Will the airline industry get its $25 billion bailout?

Reports that Congress has reached a deal on a $2 trillion stimulus bill that would include $25 billion in grants to help airlines pay their workers should mitigate the unprecedented prospect of canceling nearly all passenger flights, a last-ditch measure floated by industry representatives as recently as this week.

The apparent compromise between lawmakers came after a report in The Wall Street Journal, citing unnamed airline and government officials, which said a suspension of virtually all domestic passenger flights for an unspecified period of time was under consideration, as the U.S. economy reels under the strain of trying to stem the spread of the coronavirus pandemic.

The airline industry had been seeking $29 billion in “payroll protection” grants and $29 billion in loans and loan guarantees, according to a letter submitted to Congressional leaders over the weekend by Airlines for America in which the trade group warned, “Time is running out.”

“On one hand, demand is way down,” said airline industry consultant Robert W. Mann, pointing to TSA data that showed an 80 percent drop in passenger traffic from a year ago.

But Mann was skeptical that the prospect of shutting down the nation’s aviation industry was little more than a bluff. “I don’t think they were in a position that would allow them to hold the economy hostage, and I think they overplayed their hand there,” he said. Even if flights were grounded, pilot training and aircraft maintenance schedules, along with collective bargaining agreements, would cut into the amount of money carriers could save, Mann said.

“I think they need to watch the dire nature of the rhetoric. They’re not the only industry that’s having trouble in this,” said George Hamlin, president of Hamlin Transportation Consulting. “Much of it is optics, and unfortunately, the optics are not in the airlines’ favor at the moment,” he said.

“They’re not the only industry that’s having trouble in this. The optics are not in the airlines’ favor at the moment.”

Airlines also are facing plenty of competition for federal dollars, Hamlin added. “Everybody’s got their hand out.”

In the face of sharply reduced demand, domestic carriers already slashed flights by around 40 percent, by some estimates, although reports of fliers traveling on nearly-empty planes abound. Within the last two weeks, the major domestic carriers made announcements and filed notifications with regulators that they are securing new loans and tapping lines of credit in response to the sharp falloff in air travel, but Peter McNally, global energy sector lead at investment and research firm Third Bridge, said these measures might not be enough to compensate for a cash flow that has slowed to a trickle.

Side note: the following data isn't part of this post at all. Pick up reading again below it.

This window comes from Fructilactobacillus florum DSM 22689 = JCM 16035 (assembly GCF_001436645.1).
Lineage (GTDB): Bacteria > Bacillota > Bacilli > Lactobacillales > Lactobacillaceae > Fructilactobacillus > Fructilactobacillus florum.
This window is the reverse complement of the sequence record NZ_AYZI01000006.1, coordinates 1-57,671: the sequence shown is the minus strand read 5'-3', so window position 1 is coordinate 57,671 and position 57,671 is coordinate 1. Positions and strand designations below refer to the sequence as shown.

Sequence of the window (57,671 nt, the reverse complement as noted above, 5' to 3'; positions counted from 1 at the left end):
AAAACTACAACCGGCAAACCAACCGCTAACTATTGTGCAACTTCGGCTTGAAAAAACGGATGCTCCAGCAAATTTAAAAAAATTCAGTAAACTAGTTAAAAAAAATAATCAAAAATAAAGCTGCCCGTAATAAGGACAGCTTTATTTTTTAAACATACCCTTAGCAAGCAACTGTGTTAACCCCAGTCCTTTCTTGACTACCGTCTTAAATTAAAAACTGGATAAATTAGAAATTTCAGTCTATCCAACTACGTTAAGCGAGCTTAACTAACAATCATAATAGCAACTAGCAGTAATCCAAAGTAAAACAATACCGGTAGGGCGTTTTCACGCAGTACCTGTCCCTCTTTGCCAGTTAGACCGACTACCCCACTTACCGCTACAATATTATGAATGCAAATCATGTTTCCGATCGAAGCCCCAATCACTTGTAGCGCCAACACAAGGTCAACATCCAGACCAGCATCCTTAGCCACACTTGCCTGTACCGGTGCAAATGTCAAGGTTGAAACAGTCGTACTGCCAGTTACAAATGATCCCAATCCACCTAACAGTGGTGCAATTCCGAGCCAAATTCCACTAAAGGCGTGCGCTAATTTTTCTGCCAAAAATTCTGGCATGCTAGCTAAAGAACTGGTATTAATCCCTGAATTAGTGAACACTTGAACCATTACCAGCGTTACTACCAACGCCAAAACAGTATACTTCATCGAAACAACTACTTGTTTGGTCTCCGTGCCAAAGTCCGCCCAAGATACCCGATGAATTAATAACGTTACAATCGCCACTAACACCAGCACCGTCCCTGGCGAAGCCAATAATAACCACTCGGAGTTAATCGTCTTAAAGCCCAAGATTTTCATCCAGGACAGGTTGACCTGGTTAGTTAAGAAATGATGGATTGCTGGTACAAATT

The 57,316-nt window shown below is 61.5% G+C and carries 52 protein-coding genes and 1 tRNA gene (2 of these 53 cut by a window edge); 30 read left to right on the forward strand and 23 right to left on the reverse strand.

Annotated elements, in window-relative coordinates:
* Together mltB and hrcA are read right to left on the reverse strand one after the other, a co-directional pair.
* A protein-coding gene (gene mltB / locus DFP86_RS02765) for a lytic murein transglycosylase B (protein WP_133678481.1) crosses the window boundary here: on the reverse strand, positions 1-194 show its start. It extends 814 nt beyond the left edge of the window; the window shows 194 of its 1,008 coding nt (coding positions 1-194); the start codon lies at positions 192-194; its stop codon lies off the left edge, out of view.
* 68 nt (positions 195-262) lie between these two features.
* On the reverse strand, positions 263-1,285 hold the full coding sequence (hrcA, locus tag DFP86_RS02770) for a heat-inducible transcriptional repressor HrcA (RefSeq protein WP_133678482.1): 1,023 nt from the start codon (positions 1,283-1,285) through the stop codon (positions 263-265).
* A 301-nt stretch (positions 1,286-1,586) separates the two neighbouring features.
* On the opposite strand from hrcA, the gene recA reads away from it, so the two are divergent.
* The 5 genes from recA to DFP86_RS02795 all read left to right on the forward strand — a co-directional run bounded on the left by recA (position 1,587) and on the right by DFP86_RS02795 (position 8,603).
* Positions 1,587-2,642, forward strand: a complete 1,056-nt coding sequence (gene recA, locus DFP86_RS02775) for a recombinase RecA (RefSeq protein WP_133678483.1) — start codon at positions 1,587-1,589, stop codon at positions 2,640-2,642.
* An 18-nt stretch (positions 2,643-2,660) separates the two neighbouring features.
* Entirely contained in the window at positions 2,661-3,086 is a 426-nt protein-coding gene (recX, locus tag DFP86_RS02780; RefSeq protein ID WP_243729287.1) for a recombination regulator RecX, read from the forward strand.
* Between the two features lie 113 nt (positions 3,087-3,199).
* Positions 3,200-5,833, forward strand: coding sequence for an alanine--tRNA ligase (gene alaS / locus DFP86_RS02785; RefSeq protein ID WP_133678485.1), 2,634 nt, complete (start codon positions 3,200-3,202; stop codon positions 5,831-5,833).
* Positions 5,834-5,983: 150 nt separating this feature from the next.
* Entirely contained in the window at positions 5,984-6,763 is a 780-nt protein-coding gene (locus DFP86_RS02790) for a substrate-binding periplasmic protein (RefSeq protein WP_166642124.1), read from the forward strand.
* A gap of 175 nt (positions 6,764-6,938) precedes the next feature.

“If you do the numbers, Delta quoted that they’ve cut $4 billion in second quarter expenses, but revenues are down $2 billion in March. You’re going to run out of liquidity at some point,” he said.

“We now face legitimate liquidity concerns and questions about our ability to meet ongoing debt obligations,” a March 19 Airlines for America letter to lawmakers warned. “This crisis hit a previously robust, healthy industry at lightning speed, and the government response needs to be just as swift, in order to save it.”

In hindsight, allowing this kind of debt to accrue in the first place probably wasn’t a great idea, Hamlin said. “Three of the big four have considerable debt. During the era of share buybacks, why wasn’t some of that paid down?” he said.

Depending on how particular debts are structured, Hamlin added, carriers could find themselves facing a cash crunch. “If debt payments are due, that’s going to be a huge hurdle. When executive bonuses were being enhanced by share buybacks, maybe some of that could have gone to pay down that debt,” he said.

“This crisis hit a previously robust, healthy industry at lightning speed, and the government response needs to be just as swift, in order to save it,” say the airlines.

In its March 21 letter, Airlines for America said that if it was granted the $29 billion it sought in loans, it would limit executive compensation and stop both stock buybacks and dividend issuance for the life of the loans.

“There’s been some pretty egregious behavior in those areas,” Mann said. “Those buybacks don’t look like such a great capital allocation strategy at the moment.”

Many people — including Congressional Democrats — have voiced similar thoughts, pointing out that 96 percent of airlines’ free cash flow has been funneled into share buybacks over the past decade.

Progressive lawmakers such as Senators Elizabeth Warren, D-Mass., and Bernie Sanders, I-Vt., had urged adopting restrictions around airline bailouts to ensure that executives who get federal support don’t use those taxpayer dollars to enrich themselves or shareholders through buybacks, increasing compensation or cutting costs by laying off workers.

Airlines get a little bit of fiscal breathing room from the slump in fuel prices and the Boeing 737 Max grounding that has prevented many from taking delivery of (and paying for) the new planes they had on order, but the industry’s fixed overhead costs are so high that even these circumstances won’t offer a reprieve for very long.

“The cash burn rate at these fuel prices and with the amount of flying they’re actually doing is probably on the order of $8 billion a month for passenger flights,” Mann said. This gives most airlines an eight- to 10-week window before they run out of money.

Since tickets are often booked months in advance, those service obligations weigh on airline balance sheets, Mann said. “It’s all well and good as long as people continue to buy tickets. If the advance purchase revenue stream is interrupted, if that stops all of a sudden, all that negative working capital rears its ugly head and you have a cash crisis.”

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